should have a few gentle hobbies."
King Arthur in the musical "Camelot."
There is a blessing to be found and shared in all experiences. Sometimes, it is
a challenge to remember that fact, and we need a bit of help. My companion
assistants are Wagsy and Poochy, two tiny dogs with very big eyes to see all the
wonders around them. Another companion, which you might think a sad one, is the
arthritis which has transformed my walk to a slow shuffle. However, these three
have joined forces to bring me great happiness.
How do they cooperate in glad endeavor? Every two hours, in rain or shine, Wagsy
and Poochy must be taken out to avail themselves of the possibilities offered by
the patch of garden at the front of my apartment building. Arthritis decrees
that these excursions must be made very slowly. Not to worry, there is so much
to see each time.
Others are often with us in enjoying this beauty. Like us, they are tiny, yet
there is plenty of room for all to smile together. Sparrows flit about the elm,
bees visit the rosemary, squirrels harvest figs in season, and the butterflies
visit all growing things. How lovely are the butterflies, and how enchanting to
watch, as they dance in the air. Wagsy, Poochy, and I stand engrossed in their
ballet, then return home smiling at the memory.
So it was with sadness that I saw a recent television show featuring products
offered for sale as gifts. One of those products was and electronic gadget
shaped like a clear canning jar. Inside it, was a small, colorful plastic
butterfly. Upon tapping the jar lid, the butterfly would move about.
As a former teacher, I had often been presented with what this product sought to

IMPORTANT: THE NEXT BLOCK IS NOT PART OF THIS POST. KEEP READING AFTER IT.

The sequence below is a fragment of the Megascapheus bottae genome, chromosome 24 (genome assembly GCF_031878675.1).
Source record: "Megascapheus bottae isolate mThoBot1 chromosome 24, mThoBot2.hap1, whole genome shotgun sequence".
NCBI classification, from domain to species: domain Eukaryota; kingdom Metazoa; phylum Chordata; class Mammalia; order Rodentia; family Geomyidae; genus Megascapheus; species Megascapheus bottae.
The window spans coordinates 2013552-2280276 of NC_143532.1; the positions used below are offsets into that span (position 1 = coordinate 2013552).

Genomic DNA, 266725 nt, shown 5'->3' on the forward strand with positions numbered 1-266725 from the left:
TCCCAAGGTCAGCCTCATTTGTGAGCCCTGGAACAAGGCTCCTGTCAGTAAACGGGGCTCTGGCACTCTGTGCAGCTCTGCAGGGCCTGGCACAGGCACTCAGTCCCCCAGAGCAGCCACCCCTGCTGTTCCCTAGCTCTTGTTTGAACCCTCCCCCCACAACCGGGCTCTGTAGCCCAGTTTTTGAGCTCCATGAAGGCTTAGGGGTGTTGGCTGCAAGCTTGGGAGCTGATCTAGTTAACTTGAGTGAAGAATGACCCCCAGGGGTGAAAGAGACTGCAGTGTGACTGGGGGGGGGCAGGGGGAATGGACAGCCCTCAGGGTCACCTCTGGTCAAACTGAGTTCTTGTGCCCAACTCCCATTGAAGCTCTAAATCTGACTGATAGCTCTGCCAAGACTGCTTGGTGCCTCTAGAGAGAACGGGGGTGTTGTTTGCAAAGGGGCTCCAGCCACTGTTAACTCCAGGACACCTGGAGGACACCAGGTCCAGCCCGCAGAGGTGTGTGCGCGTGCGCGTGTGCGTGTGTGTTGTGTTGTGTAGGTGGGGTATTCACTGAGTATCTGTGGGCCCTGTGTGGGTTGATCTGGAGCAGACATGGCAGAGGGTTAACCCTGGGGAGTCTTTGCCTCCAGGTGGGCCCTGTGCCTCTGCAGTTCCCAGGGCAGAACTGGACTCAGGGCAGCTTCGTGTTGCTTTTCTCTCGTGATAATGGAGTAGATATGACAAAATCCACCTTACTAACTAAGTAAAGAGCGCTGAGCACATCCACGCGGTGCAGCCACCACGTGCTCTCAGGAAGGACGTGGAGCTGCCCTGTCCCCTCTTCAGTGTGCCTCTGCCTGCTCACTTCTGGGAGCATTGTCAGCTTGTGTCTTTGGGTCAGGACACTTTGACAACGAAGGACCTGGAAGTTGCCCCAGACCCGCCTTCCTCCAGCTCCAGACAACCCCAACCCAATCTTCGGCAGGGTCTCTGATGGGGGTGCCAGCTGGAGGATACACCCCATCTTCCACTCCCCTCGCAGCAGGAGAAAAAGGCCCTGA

duplicate. A jar with holes punched in the lid, which usually contained a small
amount of water, and perhaps a lettuce leaf, along with its doomed inmate. I
would always and immediately free the prisoner, then use the occasion as a
starting point for a lesson in empathy.
Honestly, I was confounded by these offerings. Did parents imagine that I would
confer some sort of science extra credit for these lazy, casual cruelties? I say
lazy, because they were never accompanied by any sort of written work or
prepared oral presentation about insects.
The only value of a butterfly in a jar is as an inspiration to consider the
value of compassion for the others of G-d's creatures with whom we share his
creation. Life is brief, and it is horrible to consider that the end of such
beauty should come trapped away from joy in the sunshine.
A true present is the one offered by my companions, time and opportunity to
share the blessings around us. Save your money, and take a loved one out for a
walk. Spend some time in gratitude for the gifts we already possess.
Copyright 2011 Eddy Robey